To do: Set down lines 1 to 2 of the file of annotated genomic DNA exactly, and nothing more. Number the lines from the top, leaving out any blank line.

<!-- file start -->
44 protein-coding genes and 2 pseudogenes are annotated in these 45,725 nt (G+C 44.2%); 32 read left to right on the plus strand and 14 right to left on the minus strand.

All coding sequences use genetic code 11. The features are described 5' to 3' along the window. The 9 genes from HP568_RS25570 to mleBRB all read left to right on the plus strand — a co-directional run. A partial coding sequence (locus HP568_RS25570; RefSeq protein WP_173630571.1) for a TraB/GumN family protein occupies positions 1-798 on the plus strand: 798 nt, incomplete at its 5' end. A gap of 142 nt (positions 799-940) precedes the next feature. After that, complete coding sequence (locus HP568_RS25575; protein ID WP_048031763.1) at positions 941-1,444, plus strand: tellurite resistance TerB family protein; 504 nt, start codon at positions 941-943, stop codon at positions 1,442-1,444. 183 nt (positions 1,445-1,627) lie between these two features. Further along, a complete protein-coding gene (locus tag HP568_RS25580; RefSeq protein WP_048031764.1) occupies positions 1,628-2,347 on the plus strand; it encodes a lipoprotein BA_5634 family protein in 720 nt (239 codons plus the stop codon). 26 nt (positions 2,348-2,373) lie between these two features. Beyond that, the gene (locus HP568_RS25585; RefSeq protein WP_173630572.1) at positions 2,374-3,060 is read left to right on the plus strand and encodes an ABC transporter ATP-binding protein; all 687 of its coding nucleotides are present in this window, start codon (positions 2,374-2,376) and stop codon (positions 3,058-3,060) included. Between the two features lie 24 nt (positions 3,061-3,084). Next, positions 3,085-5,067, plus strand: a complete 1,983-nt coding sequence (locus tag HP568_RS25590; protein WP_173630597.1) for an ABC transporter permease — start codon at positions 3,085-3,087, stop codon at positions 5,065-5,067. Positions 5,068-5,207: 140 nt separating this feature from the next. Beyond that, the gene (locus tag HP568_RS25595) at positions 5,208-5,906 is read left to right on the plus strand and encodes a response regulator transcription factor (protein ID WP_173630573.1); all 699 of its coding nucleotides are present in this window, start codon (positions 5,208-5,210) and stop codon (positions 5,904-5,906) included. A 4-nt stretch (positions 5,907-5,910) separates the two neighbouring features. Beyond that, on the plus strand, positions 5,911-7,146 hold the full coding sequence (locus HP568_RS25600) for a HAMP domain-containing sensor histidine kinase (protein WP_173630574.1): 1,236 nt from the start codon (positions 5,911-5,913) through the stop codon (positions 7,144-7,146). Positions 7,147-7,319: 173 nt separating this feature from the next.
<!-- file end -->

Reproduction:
44 protein-coding genes and 2 pseudogenes are annotated in these 45,725 nt (G+C 44.2%); 32 read left to right on the plus strand and 14 right to left on the minus strand.

All coding sequences use genetic code 11. The features are described 5' to 3' along the window. The 9 genes from HP568_RS25570 to mleBRB all read left to right on the plus strand — a co-directional run. A partial coding sequence (locus HP568_RS25570; RefSeq protein WP_173630571.1) for a TraB/GumN family protein occupies positions 1-798 on the plus strand: 798 nt, incomplete at its 5' end. A gap of 142 nt (positions 799-940) precedes the next feature. After that, complete coding sequence (locus HP568_RS25575; protein ID WP_048031763.1) at positions 941-1,444, plus strand: tellurite resistance TerB family protein; 504 nt, start codon at positions 941-943, stop codon at positions 1,442-1,444. 183 nt (positions 1,445-1,627) lie between these two features. Further along, a complete protein-coding gene (locus tag HP568_RS25580; RefSeq protein WP_048031764.1) occupies positions 1,628-2,347 on the plus strand; it encodes a lipoprotein BA_5634 family protein in 720 nt (239 codons plus the stop codon). 26 nt (positions 2,348-2,373) lie between these two features. Beyond that, the gene (locus HP568_RS25585; RefSeq protein WP_173630572.1) at positions 2,374-3,060 is read left to right on the plus strand and encodes an ABC transporter ATP-binding protein; all 687 of its coding nucleotides are present in this window, start codon (positions 2,374-2,376) and stop codon (positions 3,058-3,060) included. Between the two features lie 24 nt (positions 3,061-3,084). Next, positions 3,085-5,067, plus strand: a complete 1,983-nt coding sequence (locus tag HP568_RS25590; protein WP_173630597.1) for an ABC transporter permease — start codon at positions 3,085-3,087, stop codon at positions 5,065-5,067. Positions 5,068-5,207: 140 nt separating this feature from the next. Beyond that, the gene (locus tag HP568_RS25595) at positions 5,208-5,906 is read left to right on the plus strand and encodes a response regulator transcription factor (protein ID WP_173630573.1); all 699 of its coding nucleotides are present in this window, start codon (positions 5,208-5,210) and stop codon (positions 5,904-5,906) included. A 4-nt stretch (positions 5,907-5,910) separates the two neighbouring features. Beyond that, on the plus strand, positions 5,911-7,146 hold the full coding sequence (locus HP568_RS25600) for a HAMP domain-containing sensor histidine kinase (protein WP_173630574.1): 1,236 nt from the start codon (positions 5,911-5,913) through the stop codon (positions 7,144-7,146). Positions 7,147-7,319: 173 nt separating this feature from the next.